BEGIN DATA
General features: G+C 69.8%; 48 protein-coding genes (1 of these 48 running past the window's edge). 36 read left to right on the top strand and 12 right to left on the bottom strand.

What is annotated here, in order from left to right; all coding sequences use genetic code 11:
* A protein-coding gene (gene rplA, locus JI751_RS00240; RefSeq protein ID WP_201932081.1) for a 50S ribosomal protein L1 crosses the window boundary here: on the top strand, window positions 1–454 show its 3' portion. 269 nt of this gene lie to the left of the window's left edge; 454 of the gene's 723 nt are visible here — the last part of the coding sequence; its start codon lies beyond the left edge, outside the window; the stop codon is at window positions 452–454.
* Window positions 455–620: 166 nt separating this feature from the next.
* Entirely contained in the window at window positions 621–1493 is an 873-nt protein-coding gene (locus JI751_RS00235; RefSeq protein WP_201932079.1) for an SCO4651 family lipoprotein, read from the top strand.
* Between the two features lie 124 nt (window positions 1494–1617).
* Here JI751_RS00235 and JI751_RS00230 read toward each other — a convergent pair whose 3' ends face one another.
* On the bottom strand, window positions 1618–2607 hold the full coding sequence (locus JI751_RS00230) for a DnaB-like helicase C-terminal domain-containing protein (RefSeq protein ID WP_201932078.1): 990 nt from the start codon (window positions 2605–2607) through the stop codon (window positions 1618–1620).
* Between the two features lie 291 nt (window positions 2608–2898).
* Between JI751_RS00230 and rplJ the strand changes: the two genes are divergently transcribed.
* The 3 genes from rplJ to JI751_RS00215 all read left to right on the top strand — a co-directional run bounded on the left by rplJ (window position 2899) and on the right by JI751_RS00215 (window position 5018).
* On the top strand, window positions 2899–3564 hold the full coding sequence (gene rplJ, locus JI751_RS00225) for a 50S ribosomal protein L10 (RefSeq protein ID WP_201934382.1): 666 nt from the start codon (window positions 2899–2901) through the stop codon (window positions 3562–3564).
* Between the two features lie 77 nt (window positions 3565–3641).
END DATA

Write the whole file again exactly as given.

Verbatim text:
General features: G+C 69.8%; 48 protein-coding genes (1 of these 48 running past the window's edge). 36 read left to right on the top strand and 12 right to left on the bottom strand.

What is annotated here, in order from left to right; all coding sequences use genetic code 11:
* A protein-coding gene (gene rplA, locus JI751_RS00240; RefSeq protein ID WP_201932081.1) for a 50S ribosomal protein L1 crosses the window boundary here: on the top strand, window positions 1–454 show its 3' portion. 269 nt of this gene lie to the left of the window's left edge; 454 of the gene's 723 nt are visible here — the last part of the coding sequence; its start codon lies beyond the left edge, outside the window; the stop codon is at window positions 452–454.
* Window positions 455–620: 166 nt separating this feature from the next.
* Entirely contained in the window at window positions 621–1493 is an 873-nt protein-coding gene (locus JI751_RS00235; RefSeq protein WP_201932079.1) for an SCO4651 family lipoprotein, read from the top strand.
* Between the two features lie 124 nt (window positions 1494–1617).
* Here JI751_RS00235 and JI751_RS00230 read toward each other — a convergent pair whose 3' ends face one another.
* On the bottom strand, window positions 1618–2607 hold the full coding sequence (locus JI751_RS00230) for a DnaB-like helicase C-terminal domain-containing protein (RefSeq protein ID WP_201932078.1): 990 nt from the start codon (window positions 2605–2607) through the stop codon (window positions 1618–1620).
* Between the two features lie 291 nt (window positions 2608–2898).
* Between JI751_RS00230 and rplJ the strand changes: the two genes are divergently transcribed.
* The 3 genes from rplJ to JI751_RS00215 all read left to right on the top strand — a co-directional run bounded on the left by rplJ (window position 2899) and on the right by JI751_RS00215 (window position 5018).
* On the top strand, window positions 2899–3564 hold the full coding sequence (gene rplJ, locus JI751_RS00225) for a 50S ribosomal protein L10 (RefSeq protein ID WP_201934382.1): 666 nt from the start codon (window positions 2899–2901) through the stop codon (window positions 3562–3564).
* Between the two features lie 77 nt (window positions 3565–3641).